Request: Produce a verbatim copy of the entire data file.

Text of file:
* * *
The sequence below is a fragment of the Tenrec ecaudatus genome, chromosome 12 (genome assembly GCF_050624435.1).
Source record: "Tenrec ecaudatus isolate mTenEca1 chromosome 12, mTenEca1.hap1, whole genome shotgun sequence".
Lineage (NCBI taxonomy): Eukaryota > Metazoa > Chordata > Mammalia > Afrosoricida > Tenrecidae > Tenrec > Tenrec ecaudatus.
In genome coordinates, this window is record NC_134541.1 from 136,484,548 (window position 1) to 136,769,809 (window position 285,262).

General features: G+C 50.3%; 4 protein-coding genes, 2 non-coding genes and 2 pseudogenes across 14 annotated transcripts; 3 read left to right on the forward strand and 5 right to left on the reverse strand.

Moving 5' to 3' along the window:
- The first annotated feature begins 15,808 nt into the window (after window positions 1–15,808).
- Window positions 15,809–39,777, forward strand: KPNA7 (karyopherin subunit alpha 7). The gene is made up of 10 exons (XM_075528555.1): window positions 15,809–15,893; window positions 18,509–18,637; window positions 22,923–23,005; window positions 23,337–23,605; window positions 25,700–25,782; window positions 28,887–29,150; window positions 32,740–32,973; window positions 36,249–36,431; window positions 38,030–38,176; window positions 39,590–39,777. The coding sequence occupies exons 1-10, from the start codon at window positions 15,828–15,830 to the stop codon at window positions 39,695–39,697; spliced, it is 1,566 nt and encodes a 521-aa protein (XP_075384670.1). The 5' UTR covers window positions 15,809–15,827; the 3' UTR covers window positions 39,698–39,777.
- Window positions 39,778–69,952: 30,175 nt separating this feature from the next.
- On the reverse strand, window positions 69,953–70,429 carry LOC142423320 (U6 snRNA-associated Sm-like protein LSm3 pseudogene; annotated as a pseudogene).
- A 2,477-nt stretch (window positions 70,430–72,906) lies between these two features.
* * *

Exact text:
The sequence below is a fragment of the Tenrec ecaudatus genome, chromosome 12 (genome assembly GCF_050624435.1).
Source record: "Tenrec ecaudatus isolate mTenEca1 chromosome 12, mTenEca1.hap1, whole genome shotgun sequence".
Lineage (NCBI taxonomy): Eukaryota > Metazoa > Chordata > Mammalia > Afrosoricida > Tenrecidae > Tenrec > Tenrec ecaudatus.
In genome coordinates, this window is record NC_134541.1 from 136,484,548 (window position 1) to 136,769,809 (window position 285,262).

General features: G+C 50.3%; 4 protein-coding genes, 2 non-coding genes and 2 pseudogenes across 14 annotated transcripts; 3 read left to right on the forward strand and 5 right to left on the reverse strand.

Moving 5' to 3' along the window:
- The first annotated feature begins 15,808 nt into the window (after window positions 1–15,808).
- Window positions 15,809–39,777, forward strand: KPNA7 (karyopherin subunit alpha 7). The gene is made up of 10 exons (XM_075528555.1): window positions 15,809–15,893; window positions 18,509–18,637; window positions 22,923–23,005; window positions 23,337–23,605; window positions 25,700–25,782; window positions 28,887–29,150; window positions 32,740–32,973; window positions 36,249–36,431; window positions 38,030–38,176; window positions 39,590–39,777. The coding sequence occupies exons 1-10, from the start codon at window positions 15,828–15,830 to the stop codon at window positions 39,695–39,697; spliced, it is 1,566 nt and encodes a 521-aa protein (XP_075384670.1). The 5' UTR covers window positions 15,809–15,827; the 3' UTR covers window positions 39,698–39,777.
- Window positions 39,778–69,952: 30,175 nt separating this feature from the next.
- On the reverse strand, window positions 69,953–70,429 carry LOC142423320 (U6 snRNA-associated Sm-like protein LSm3 pseudogene; annotated as a pseudogene).
- A 2,477-nt stretch (window positions 70,430–72,906) lies between these two features.